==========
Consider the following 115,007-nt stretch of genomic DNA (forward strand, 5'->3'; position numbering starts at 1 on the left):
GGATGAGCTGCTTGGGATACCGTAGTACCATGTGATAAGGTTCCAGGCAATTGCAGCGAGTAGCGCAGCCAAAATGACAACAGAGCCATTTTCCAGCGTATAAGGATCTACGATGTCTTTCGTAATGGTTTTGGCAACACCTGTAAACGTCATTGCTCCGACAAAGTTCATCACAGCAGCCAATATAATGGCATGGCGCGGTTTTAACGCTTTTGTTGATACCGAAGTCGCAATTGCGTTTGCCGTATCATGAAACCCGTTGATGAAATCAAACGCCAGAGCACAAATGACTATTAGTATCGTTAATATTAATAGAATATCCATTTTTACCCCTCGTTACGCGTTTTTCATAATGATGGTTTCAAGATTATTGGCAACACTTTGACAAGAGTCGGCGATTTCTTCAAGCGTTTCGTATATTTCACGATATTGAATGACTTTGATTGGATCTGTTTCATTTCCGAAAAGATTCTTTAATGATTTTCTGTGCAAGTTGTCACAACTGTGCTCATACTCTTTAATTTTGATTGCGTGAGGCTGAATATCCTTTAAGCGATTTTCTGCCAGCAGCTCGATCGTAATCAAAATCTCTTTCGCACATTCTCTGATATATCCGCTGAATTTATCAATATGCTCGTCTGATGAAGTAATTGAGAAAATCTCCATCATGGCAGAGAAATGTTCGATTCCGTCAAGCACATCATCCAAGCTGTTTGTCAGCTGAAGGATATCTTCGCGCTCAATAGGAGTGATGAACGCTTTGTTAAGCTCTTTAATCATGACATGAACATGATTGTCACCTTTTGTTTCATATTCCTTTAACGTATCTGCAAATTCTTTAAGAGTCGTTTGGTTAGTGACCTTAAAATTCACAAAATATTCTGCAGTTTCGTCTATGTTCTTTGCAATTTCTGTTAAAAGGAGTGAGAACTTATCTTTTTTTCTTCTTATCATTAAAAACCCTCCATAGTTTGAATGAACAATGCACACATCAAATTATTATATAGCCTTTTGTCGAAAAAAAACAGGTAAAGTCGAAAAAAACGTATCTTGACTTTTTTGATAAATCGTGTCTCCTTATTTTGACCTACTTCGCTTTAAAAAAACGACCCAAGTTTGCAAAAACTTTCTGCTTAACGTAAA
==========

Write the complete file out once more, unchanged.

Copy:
Consider the following 115,007-nt stretch of genomic DNA (forward strand, 5'->3'; position numbering starts at 1 on the left):
GGATGAGCTGCTTGGGATACCGTAGTACCATGTGATAAGGTTCCAGGCAATTGCAGCGAGTAGCGCAGCCAAAATGACAACAGAGCCATTTTCCAGCGTATAAGGATCTACGATGTCTTTCGTAATGGTTTTGGCAACACCTGTAAACGTCATTGCTCCGACAAAGTTCATCACAGCAGCCAATATAATGGCATGGCGCGGTTTTAACGCTTTTGTTGATACCGAAGTCGCAATTGCGTTTGCCGTATCATGAAACCCGTTGATGAAATCAAACGCCAGAGCACAAATGACTATTAGTATCGTTAATATTAATAGAATATCCATTTTTACCCCTCGTTACGCGTTTTTCATAATGATGGTTTCAAGATTATTGGCAACACTTTGACAAGAGTCGGCGATTTCTTCAAGCGTTTCGTATATTTCACGATATTGAATGACTTTGATTGGATCTGTTTCATTTCCGAAAAGATTCTTTAATGATTTTCTGTGCAAGTTGTCACAACTGTGCTCATACTCTTTAATTTTGATTGCGTGAGGCTGAATATCCTTTAAGCGATTTTCTGCCAGCAGCTCGATCGTAATCAAAATCTCTTTCGCACATTCTCTGATATATCCGCTGAATTTATCAATATGCTCGTCTGATGAAGTAATTGAGAAAATCTCCATCATGGCAGAGAAATGTTCGATTCCGTCAAGCACATCATCCAAGCTGTTTGTCAGCTGAAGGATATCTTCGCGCTCAATAGGAGTGATGAACGCTTTGTTAAGCTCTTTAATCATGACATGAACATGATTGTCACCTTTTGTTTCATATTCCTTTAACGTATCTGCAAATTCTTTAAGAGTCGTTTGGTTAGTGACCTTAAAATTCACAAAATATTCTGCAGTTTCGTCTATGTTCTTTGCAATTTCTGTTAAAAGGAGTGAGAACTTATCTTTTTTTCTTCTTATCATTAAAAACCCTCCATAGTTTGAATGAACAATGCACACATCAAATTATTATATAGCCTTTTGTCGAAAAAAAACAGGTAAAGTCGAAAAAAACGTATCTTGACTTTTTTGATAAATCGTGTCTCCTTATTTTGACCTACTTCGCTTTAAAAAAACGACCCAAGTTTGCAAAAACTTTCTGCTTAACGTAAA